Max Dillon is so much fun to watch. Jamie Foxx played this character with such earnestness, that you can’t help but root for him. Every single time he is on screen he is either obsessing over someone who was just barely nice to him, or he is actively being wronged by someone else. All the way up until the scene where he gets his powers, you are basically put through the wringer and we see just how cruel this world is to him, and it makes you kind of cringe. To the point where someone won’t even do the courtesy of shutting off the power so he doesn’t get hurt, just because they want to go home. So while Max is singing Happy Birthday to himself and doing his job on overtime, he dies. He falls into a pit of electric eels with thick wires in his hands and dies. While it seems like it should be tragic, the movie makes it very clear how seriously we should take this character when the electric charge fixes the gap in his teeth. It’s a funny moment that really sets the tone for the rest of his character. In his first scene with powers, he stumbles into Times Square and they have a beat where they do a bit of Frankenstein’s Monster; he’s just a mistaken guy who is accidentally hurting people, but the anger and aggression of the people around him turn him evil. Again, the scene is almost tragic, but then the movie makes it very clear how it’s supposed to be interpreted when Spider-Man blows him away with a hose while wearing a fireman’s helmet.
Now before I move on to my next point, I want to address the action in this movie. The action is a lot of fun. The movie is self-aware enough to recognize that the fast-paced action might be too much to keep up with, so they use slow motion in a very tasteful way. They only use slow motion on quick moments that reflect something that might be inside of a comic book panel. All of the individual action scenes in this movie are a lot of fun to watch, in particular the action sequences in the third act. The fight between Spider-Man and Electro is a lot of fun with the way that they swing through the city and then swing into the power grid. All the while Electro is coming in and out of his physical form as Peter just destroys everything he can see. It’s a lot of fun. The action in this movie is worth the watch in and of itself.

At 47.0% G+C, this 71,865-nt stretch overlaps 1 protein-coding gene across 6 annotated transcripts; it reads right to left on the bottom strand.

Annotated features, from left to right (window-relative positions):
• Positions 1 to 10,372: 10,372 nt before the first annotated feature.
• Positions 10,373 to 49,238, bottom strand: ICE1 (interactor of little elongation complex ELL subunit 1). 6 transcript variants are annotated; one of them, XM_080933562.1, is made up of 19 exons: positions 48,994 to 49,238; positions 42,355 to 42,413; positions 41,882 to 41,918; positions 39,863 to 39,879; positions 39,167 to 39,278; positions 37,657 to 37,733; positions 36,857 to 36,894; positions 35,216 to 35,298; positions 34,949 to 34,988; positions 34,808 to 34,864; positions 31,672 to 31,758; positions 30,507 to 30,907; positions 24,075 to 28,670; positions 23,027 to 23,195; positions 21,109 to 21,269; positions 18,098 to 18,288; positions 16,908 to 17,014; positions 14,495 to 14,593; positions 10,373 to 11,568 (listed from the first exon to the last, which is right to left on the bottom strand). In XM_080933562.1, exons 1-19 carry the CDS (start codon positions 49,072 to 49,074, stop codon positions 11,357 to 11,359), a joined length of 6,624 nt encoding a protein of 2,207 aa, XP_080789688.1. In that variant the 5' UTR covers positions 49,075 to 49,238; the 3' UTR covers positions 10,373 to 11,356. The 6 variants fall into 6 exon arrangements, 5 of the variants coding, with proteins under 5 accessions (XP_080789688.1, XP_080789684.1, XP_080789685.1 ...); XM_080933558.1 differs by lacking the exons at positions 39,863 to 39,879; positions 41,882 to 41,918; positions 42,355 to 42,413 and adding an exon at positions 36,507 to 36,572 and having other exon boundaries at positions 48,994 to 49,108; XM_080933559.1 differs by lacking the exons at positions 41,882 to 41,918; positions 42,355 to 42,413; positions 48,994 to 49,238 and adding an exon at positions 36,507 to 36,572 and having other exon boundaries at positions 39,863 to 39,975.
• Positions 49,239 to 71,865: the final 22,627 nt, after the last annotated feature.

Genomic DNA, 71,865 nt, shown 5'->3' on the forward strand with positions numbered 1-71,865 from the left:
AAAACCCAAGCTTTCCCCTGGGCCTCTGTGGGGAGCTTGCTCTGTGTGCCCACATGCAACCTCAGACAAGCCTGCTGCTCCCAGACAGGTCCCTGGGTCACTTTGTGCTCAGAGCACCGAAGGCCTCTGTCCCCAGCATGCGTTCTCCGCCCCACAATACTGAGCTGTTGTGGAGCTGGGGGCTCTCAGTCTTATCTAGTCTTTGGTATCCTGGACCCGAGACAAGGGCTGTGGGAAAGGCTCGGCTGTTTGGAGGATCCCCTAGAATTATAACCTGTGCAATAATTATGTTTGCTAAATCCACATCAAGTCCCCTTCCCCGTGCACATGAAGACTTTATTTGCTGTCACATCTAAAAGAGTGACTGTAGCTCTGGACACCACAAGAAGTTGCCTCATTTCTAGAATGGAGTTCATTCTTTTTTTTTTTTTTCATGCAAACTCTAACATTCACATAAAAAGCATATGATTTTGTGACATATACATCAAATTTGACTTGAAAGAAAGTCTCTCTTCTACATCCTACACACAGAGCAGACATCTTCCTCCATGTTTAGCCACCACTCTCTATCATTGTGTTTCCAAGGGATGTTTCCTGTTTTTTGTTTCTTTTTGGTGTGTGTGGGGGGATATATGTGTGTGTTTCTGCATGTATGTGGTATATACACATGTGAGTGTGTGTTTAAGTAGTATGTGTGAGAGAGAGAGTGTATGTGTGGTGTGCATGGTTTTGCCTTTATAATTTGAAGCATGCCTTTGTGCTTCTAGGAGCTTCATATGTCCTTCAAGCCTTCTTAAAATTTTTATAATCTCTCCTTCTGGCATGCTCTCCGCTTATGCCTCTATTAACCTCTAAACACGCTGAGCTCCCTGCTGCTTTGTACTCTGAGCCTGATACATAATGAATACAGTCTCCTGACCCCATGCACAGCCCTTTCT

Amazing Spider-Man 2 & Joel Schumacher’s Batman
Here and there, I’ve kind of referenced the tone that the movie sets for itself. I think that the way that a movie views itself is very important, and a lot of the time it’s the difference between a parody and a flat-out bad movie. That’s part of the issue that I have with the Robert Parker plot. This movie goes out of its way time and time again to show that this is a brightly colored, fantastical, fun Spider-Man story — not dissimilar to that of Joel Schumacher’s Batman films. But the way that the Robert Parker scenes are shot is completely out of tone and feels fake and out of place, almost like a joke that you would see in a parody film. Batman Forever is something that I think I relate very closely to this movie (maybe I’ll cover it someday), and I think there are a lot of reasons for that. The Batman and Spider-Man films that came before these were very dark and mysterious. They felt more grounded in reality. These subsequent films took it up to 11. You look around Gotham City in Batman Forever and you see Titan-sized statues, you see giant railroads, and the buildings are so tall you can’t even see where they end. You look around The Amazing Spider-Man 2’s New York City, and it’s not all that different. The city is sprawling, the colors are gorgeous, the villains are delightfully simple, the heroes have fun doing their jobs. I wonder how that team felt about Batman Forever because it certainly seems like these movies are very closely related, and I love them both all the more for it.
“Too Much On Its Plate?”
When critiquing this movie, I feel like a lot of people’s criticism might come down to the fact that they think this movie tried to do too much. I can understand why someone might say that, and maybe I’m inclined to agree. Maybe the crew got far too comfortable and trusted that if they just jammed a plot about Richard Parker in there the audience would just care regardless. I love this movie, I really do, but I believe if they had reigned it in just a touch, this movie could be so much better. I said it before if this movie had cut out that single subplot, it would automatically be so much better. I watched it again and took notes just before writing this article, and every single time that one subplot was on screen I checked my phone. It got to the point where every time I saw Richard Parker’s face I just subconsciously checked out, and it’s a shame. When this movie gets down to it, it’s a lot of fun. Just the way it opens, with the horns and the symbol on Spider-Man’s back — it’s beautiful. Maybe this is a really great movie, that just slightly overstepped its bounds. Either way, I’m going to watch it again sometime. I think you should, too.